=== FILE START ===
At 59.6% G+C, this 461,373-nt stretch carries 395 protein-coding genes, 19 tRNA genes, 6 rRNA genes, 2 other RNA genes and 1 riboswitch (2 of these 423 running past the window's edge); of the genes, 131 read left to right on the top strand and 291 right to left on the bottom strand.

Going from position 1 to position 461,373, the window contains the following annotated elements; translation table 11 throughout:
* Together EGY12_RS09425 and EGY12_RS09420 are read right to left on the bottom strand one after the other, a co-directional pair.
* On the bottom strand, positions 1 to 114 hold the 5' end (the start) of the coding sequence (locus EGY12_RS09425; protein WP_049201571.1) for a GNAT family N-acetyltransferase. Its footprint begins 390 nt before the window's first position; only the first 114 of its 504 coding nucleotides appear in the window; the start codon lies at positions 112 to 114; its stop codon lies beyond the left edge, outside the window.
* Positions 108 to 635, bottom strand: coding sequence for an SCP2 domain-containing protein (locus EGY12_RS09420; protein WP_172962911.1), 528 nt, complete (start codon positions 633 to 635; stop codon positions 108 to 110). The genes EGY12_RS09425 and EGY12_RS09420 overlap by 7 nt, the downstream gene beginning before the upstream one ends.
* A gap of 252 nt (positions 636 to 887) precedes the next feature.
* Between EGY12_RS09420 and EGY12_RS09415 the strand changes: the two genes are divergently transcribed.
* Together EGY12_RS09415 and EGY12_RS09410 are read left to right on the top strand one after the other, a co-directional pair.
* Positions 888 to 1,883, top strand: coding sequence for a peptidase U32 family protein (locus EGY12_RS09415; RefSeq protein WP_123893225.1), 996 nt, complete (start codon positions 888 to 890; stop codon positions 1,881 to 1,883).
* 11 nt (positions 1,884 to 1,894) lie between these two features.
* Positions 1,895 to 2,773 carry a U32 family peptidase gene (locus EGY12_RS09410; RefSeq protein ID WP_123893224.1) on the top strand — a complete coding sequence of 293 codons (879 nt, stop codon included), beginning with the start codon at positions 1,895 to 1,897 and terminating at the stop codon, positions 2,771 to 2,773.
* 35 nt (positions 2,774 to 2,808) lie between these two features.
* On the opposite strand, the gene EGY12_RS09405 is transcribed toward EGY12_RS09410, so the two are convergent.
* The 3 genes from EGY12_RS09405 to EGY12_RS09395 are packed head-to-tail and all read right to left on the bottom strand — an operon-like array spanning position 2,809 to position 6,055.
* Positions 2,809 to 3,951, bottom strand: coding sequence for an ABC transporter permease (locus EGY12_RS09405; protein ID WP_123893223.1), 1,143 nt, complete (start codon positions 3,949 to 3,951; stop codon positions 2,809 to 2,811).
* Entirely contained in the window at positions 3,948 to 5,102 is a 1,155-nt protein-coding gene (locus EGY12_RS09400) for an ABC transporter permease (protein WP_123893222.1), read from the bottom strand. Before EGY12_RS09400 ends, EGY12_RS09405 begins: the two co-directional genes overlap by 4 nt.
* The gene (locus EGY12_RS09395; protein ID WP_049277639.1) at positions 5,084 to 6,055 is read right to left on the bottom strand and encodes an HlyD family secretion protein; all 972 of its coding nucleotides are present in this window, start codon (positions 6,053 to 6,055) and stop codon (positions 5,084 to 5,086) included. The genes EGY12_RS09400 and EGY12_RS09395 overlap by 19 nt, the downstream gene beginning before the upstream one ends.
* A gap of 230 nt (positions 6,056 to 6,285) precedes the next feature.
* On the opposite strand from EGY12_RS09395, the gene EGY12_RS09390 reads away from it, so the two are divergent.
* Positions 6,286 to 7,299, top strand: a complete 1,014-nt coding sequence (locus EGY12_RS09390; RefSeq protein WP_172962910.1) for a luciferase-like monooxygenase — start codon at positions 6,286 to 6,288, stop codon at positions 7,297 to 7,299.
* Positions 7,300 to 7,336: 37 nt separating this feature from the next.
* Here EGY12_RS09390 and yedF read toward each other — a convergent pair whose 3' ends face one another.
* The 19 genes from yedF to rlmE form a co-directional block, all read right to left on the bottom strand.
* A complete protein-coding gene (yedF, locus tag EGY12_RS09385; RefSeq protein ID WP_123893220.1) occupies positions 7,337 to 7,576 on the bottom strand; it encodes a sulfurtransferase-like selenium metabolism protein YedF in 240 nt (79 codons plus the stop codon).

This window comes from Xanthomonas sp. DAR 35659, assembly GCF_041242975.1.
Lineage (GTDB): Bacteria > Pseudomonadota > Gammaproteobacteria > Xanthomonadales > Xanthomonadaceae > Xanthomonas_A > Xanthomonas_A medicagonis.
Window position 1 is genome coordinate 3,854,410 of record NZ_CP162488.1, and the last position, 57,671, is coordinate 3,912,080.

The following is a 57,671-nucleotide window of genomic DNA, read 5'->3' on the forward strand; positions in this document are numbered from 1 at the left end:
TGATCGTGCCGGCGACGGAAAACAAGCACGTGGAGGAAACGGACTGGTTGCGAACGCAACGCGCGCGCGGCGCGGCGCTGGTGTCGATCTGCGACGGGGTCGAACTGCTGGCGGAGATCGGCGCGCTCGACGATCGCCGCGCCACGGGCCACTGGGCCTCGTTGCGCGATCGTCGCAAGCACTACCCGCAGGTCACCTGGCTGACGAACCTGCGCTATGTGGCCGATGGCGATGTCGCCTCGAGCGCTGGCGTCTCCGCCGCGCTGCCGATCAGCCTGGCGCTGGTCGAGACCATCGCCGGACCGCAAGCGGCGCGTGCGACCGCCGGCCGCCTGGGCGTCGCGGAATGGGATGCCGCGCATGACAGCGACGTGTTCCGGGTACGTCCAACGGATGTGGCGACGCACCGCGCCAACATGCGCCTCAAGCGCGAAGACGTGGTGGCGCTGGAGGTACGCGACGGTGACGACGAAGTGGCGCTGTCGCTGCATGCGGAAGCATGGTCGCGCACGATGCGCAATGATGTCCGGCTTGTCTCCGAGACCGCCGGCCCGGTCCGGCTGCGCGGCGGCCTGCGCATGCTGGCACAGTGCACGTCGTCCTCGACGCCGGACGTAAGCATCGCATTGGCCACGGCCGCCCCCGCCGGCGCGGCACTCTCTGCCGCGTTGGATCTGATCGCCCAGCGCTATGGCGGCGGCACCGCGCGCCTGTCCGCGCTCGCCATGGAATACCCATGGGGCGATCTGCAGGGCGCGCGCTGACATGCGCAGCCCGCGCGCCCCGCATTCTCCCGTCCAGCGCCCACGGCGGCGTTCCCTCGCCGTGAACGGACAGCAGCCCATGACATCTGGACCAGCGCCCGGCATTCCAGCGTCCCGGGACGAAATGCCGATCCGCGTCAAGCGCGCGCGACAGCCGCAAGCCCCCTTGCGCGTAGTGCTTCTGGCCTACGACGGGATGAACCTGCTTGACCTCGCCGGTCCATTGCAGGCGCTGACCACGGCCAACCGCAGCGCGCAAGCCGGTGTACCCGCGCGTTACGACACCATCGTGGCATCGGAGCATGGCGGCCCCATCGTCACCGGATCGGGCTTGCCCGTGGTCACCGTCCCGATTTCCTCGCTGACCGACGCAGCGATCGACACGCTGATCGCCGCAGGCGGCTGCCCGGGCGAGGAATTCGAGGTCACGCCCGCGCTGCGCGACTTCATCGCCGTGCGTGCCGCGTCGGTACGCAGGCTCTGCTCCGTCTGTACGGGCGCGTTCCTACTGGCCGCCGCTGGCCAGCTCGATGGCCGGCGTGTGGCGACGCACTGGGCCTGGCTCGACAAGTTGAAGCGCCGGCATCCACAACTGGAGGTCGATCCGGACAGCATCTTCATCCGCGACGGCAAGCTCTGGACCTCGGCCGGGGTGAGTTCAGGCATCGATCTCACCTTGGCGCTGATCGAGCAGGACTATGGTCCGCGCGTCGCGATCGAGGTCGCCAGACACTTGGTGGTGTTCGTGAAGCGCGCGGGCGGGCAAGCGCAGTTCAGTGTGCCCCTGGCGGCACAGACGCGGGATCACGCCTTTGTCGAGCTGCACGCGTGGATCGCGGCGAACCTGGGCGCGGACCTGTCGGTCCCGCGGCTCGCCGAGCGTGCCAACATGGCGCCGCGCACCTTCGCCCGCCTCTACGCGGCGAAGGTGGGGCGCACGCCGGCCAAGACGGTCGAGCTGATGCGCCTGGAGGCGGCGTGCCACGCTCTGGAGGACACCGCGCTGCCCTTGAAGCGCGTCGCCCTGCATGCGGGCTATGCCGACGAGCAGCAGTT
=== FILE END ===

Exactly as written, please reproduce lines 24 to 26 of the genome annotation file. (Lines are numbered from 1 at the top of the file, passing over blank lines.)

* A complete protein-coding gene (yedF, locus tag EGY12_RS09385; RefSeq protein ID WP_123893220.1) occupies positions 7,337 to 7,576 on the bottom strand; it encodes a sulfurtransferase-like selenium metabolism protein YedF in 240 nt (79 codons plus the stop codon).

This window comes from Xanthomonas sp. DAR 35659, assembly GCF_041242975.1.
Lineage (GTDB): Bacteria > Pseudomonadota > Gammaproteobacteria > Xanthomonadales > Xanthomonadaceae > Xanthomonas_A > Xanthomonas_A medicagonis.